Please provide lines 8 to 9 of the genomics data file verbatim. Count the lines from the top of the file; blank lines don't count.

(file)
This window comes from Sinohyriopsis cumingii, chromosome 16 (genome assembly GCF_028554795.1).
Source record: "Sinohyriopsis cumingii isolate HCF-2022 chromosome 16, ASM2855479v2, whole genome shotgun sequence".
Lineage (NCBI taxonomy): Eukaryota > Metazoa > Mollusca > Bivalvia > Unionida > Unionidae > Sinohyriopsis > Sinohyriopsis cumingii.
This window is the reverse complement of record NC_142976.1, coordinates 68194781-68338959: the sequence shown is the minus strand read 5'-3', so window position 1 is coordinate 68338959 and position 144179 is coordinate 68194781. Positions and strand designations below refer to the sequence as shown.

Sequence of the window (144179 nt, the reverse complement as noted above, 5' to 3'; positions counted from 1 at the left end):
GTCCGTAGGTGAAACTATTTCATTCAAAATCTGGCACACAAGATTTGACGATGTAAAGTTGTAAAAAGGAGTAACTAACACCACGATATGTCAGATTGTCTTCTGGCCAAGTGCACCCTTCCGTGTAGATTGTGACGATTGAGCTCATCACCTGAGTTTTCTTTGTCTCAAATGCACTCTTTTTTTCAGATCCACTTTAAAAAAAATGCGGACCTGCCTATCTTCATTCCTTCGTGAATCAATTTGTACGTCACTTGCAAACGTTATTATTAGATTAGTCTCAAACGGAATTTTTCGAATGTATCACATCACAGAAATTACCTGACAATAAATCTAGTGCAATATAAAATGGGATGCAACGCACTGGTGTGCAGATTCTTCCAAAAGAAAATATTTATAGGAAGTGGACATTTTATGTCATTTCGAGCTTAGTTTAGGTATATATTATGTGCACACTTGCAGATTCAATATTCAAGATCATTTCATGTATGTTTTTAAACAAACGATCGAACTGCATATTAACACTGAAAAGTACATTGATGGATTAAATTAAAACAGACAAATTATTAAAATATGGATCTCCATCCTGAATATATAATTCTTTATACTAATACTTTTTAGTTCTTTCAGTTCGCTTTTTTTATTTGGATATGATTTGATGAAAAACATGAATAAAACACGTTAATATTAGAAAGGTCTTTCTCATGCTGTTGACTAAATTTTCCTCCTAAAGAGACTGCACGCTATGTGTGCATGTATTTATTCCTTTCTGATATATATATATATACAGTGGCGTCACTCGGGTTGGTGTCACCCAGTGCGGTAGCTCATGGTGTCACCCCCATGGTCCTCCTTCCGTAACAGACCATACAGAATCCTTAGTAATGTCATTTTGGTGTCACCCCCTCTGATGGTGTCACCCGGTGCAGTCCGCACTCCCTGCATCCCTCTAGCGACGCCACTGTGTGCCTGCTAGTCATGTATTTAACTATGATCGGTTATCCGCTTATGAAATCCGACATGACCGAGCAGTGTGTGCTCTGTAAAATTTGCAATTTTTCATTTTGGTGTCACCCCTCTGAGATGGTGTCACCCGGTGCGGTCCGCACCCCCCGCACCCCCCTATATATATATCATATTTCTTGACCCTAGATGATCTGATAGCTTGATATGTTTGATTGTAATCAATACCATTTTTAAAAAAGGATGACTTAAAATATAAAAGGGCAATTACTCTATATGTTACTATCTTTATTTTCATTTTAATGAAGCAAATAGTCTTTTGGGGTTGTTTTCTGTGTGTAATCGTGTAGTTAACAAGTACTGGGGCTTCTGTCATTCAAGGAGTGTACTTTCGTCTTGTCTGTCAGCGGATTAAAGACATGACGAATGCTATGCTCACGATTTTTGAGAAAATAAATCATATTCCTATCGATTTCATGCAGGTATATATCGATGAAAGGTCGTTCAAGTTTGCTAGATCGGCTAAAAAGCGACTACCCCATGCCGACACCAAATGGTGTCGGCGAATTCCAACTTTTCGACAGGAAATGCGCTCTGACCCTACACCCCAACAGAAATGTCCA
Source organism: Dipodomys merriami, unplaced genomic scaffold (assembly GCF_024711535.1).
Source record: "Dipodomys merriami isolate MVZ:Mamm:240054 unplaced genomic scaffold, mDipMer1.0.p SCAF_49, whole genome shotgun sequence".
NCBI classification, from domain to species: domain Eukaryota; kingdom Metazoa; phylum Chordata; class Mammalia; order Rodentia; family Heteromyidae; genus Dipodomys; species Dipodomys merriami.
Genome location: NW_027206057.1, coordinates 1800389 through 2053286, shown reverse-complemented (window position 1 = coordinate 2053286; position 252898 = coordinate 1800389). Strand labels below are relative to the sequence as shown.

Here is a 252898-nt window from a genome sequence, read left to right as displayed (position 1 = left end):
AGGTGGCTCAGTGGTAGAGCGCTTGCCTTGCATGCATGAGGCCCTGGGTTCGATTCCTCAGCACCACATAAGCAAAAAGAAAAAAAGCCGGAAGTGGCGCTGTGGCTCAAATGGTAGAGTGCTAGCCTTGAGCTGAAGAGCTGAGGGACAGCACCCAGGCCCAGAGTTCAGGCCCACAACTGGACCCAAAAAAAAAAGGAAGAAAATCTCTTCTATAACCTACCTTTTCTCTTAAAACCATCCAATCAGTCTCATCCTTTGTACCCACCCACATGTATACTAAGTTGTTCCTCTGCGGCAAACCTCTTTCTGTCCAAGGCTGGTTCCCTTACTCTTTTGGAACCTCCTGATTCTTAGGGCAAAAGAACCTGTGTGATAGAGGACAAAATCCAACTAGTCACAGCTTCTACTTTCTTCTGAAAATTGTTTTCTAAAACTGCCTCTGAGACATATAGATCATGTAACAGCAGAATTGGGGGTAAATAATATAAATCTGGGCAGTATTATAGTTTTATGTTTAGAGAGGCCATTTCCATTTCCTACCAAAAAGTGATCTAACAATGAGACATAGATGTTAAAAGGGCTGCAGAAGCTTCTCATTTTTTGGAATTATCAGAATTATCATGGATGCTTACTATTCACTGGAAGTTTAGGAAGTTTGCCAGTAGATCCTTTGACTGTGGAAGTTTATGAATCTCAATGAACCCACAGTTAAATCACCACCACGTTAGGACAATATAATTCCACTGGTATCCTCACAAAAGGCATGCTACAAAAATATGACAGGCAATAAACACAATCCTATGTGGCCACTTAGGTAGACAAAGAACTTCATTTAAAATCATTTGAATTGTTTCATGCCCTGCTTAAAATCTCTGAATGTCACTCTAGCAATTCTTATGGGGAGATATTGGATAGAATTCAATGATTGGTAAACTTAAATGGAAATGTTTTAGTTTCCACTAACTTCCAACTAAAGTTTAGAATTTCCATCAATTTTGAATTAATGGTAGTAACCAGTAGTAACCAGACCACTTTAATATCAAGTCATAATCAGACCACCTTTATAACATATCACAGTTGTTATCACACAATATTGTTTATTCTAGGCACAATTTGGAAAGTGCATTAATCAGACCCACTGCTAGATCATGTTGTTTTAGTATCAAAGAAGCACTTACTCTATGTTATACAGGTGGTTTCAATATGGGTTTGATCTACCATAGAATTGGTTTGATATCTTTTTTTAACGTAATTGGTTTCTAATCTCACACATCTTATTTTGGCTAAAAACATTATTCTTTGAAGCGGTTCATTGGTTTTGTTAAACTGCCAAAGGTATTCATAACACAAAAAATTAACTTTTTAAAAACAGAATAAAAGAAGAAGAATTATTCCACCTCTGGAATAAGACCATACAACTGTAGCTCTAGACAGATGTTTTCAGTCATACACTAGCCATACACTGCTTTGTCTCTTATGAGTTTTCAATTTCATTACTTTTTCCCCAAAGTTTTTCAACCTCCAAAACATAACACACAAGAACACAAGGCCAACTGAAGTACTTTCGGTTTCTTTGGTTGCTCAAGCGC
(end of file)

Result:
Source record: "Dipodomys merriami isolate MVZ:Mamm:240054 unplaced genomic scaffold, mDipMer1.0.p SCAF_49, whole genome shotgun sequence".
NCBI classification, from domain to species: domain Eukaryota; kingdom Metazoa; phylum Chordata; class Mammalia; order Rodentia; family Heteromyidae; genus Dipodomys; species Dipodomys merriami.